Machinery stored in data centers creates a lot of power, and subsequently, generates a lot of heat. This heat can impact the equipment, as their performance relies on being kept cool, and the presence of humidity can be detrimental. 

Even the most well-insulated buildings can struggle to maintain a steady interior temperature, so how can this be achieved when it’s so imperative the temperatures are accurate, and any changes can negatively impact the functionality and safety of essential data servers? 

Studies show that electronic components operate most effectively when kept within a specific, cool temperature range. Within data centers, large numbers of machines are kept in close proximity, and excessive heat can accelerate the aging process of the components – in turn reducing their lifespans. In worst case scenarios, electrical fires can break out if the devices fully overheat. This is obviously not only damaging for the equipment, but means the safety of employees is compromised too. 

The term data center cooling refers to the process of removing any excess heat from the interior atmosphere and replacing it with cooler air on a cycle. This is most commonly achieved with vents that simultaneously vacuum the warmer air from inside and introduce air from outside, cooling it and circulating it within the facility. Another method is to recycle the air inside with a method called hot and cold aisle design which involves intricately lining up server racks in alternating rows with cold air intakes facing each other to create ‘cold’ aisles, and the hot air exhausts also facing each other – the ‘hot’ aisles. 

The team at Armatherm has even seen methods which bypass costly air conditioning units altogether, and operators simply manage the interior environment as much as possible manually and replace equipment as and when it fails. In some cases, this works out more cost effectively than investing in expensive computer room air conditioning equipment, but it is obviously incredibly unsustainable, wasteful and can create large periods of downtime while units are repaired or replaced.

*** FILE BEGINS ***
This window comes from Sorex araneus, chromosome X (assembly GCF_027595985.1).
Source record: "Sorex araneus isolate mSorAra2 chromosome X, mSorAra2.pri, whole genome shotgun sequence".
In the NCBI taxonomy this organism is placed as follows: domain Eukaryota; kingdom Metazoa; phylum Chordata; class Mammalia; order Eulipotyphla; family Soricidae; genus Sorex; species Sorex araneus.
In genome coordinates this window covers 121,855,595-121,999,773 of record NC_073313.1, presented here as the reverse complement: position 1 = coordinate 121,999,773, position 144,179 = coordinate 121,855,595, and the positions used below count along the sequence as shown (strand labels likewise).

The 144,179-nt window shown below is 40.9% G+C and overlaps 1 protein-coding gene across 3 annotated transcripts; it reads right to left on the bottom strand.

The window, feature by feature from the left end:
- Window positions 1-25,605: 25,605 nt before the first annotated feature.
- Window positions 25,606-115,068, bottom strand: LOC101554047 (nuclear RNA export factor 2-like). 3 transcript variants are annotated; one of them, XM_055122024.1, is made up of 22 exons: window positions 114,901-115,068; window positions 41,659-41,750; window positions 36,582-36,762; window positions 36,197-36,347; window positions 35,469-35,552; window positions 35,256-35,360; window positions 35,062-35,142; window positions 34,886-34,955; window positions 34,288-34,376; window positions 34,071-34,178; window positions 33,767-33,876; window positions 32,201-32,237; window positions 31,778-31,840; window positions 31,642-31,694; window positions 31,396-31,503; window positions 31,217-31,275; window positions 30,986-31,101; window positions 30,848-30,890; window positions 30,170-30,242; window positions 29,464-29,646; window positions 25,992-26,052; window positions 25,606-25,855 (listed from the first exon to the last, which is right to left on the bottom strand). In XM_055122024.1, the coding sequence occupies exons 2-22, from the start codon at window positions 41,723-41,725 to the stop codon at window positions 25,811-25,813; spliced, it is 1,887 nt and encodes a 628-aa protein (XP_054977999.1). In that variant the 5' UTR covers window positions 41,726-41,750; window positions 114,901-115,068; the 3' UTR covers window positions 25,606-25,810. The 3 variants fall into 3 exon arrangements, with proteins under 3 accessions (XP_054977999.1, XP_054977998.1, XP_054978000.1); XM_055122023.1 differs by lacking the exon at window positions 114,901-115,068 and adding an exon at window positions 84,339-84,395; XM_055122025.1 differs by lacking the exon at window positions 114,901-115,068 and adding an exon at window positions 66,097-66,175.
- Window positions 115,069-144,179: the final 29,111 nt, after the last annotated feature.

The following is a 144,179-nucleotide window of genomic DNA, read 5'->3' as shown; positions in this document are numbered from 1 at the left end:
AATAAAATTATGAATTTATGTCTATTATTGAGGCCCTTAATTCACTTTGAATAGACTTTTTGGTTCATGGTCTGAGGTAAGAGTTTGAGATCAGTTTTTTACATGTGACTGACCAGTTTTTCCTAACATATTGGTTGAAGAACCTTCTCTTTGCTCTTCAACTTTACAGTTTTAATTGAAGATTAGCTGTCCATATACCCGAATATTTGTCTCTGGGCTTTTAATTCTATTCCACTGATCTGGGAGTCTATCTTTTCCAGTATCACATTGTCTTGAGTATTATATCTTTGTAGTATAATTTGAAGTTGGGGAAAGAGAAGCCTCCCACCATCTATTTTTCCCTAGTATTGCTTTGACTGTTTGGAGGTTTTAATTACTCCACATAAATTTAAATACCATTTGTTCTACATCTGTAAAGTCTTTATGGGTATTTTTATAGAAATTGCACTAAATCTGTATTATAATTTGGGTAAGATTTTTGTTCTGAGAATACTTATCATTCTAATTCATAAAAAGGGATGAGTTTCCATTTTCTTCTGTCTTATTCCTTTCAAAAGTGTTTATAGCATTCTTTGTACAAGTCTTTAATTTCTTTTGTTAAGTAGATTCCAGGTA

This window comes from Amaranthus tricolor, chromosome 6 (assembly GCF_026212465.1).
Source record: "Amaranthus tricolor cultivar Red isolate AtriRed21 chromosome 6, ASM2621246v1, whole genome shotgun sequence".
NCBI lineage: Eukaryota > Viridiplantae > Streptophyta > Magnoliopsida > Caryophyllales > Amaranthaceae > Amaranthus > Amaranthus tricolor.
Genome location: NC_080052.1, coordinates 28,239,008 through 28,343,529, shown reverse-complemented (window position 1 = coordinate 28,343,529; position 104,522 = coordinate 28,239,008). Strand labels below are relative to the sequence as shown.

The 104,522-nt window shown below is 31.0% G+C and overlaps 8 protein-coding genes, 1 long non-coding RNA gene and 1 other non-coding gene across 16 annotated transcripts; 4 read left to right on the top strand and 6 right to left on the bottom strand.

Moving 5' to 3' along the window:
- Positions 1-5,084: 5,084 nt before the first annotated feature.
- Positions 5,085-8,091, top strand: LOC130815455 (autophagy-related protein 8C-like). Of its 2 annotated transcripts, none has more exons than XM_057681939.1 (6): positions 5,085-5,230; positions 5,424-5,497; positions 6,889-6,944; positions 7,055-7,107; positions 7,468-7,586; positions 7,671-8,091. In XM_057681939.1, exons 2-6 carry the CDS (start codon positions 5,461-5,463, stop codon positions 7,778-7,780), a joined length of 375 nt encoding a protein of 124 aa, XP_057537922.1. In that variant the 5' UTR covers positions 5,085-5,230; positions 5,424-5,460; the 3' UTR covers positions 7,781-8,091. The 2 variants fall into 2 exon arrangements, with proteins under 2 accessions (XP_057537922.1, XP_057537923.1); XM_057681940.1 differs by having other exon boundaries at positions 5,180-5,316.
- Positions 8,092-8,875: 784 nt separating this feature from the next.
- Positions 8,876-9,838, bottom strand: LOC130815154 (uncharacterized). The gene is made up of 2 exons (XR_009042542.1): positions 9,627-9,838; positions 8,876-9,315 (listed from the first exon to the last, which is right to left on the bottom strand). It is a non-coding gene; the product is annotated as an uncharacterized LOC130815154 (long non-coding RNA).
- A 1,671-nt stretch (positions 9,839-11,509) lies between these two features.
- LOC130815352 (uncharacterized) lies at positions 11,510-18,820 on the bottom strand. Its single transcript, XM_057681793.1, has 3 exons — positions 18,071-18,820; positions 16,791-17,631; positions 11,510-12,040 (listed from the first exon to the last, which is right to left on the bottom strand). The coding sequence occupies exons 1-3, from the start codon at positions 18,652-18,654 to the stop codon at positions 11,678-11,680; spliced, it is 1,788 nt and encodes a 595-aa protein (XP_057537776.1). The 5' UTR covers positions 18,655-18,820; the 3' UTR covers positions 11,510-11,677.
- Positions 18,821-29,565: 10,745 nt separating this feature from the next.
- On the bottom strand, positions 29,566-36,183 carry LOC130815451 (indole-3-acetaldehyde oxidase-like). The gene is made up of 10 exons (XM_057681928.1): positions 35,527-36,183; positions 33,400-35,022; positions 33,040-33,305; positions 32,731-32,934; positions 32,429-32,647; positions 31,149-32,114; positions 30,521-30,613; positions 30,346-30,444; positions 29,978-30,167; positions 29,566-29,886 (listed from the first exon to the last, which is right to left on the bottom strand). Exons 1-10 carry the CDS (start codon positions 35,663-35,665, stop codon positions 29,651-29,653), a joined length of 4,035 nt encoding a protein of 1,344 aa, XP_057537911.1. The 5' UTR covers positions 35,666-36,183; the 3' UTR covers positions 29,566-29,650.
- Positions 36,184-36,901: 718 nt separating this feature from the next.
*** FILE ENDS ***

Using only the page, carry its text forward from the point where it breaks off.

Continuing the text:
No matter which method is used, they all rely on being able to maintain the inside temperature of a data center, which is made incredibly more difficult if it has not been factored in at the design stages of a construction. 

Thermal bridging is the term coined to describe anywhere a transfer of energy takes place within a building envelope, these need to be addressed to ensure maximum efficiency within the structure. These can appear at any point that continuous insulation is interrupted, or in simpler terms, the building envelope is penetrated. Windows, doors, cladding, vent units, solar panels – any of these fixtures of features can be culprits in creating thermal bridges. 

A well known, effective and innovative solution to thermal bridging is thermal breaks, which can be installed at each point of compromise in the building’s envelope. They’re materials featuring low thermal conductivity properties that can be incorporated to help reduce energy loss. 

Not only will thermal breaks increase efficiency, they provide an economical benefit too, as they work to isolate the building envelope, less money will need to be spent on running costly vent units as the interior temperatures will be held more consistently. 

Armatherm’s thermal breaks can be included within a number of locations, such as foundations, roofing systems, masonry walls, cladding and more. They’re ideal for a whole host of applications that could potentially allow temperature transfer, meaning higher operational costs for ventilation equipment. Even the installation of CRAC units can benefit from thermal breaks, as they can be used within / alongside any fixture that penetrates the building envelope.

In recent years, it’s more and more frequent that data centers will be constructed in colder climates to mitigate temperature issues. Whilst they have not always seemed feasible due to the lack of proximity to IT teams and lack of power sources, both Facebook and Google have commissioned data centers in cooler climates, with Google using water as a method for cooling down inside temperatures. Although this is an obvious advantage, it’s recommended that temperatures don’t fluctuate more than five degrees within data centers, so thermal breaks still have a key part to play in isolating the inside from the out.

Thermal breaks are an essential tool in creating data centers with optimal operating conditions, enhancing equipment reliability, mitigating risks associated with overheating, and contributing to overall energy efficiency and economic sustainability. With a host of market-leading products and a team of experts on hand offering advice from the very start of a project, right through to the final build, you can rest assured you’re in safe hands with Armatherm.


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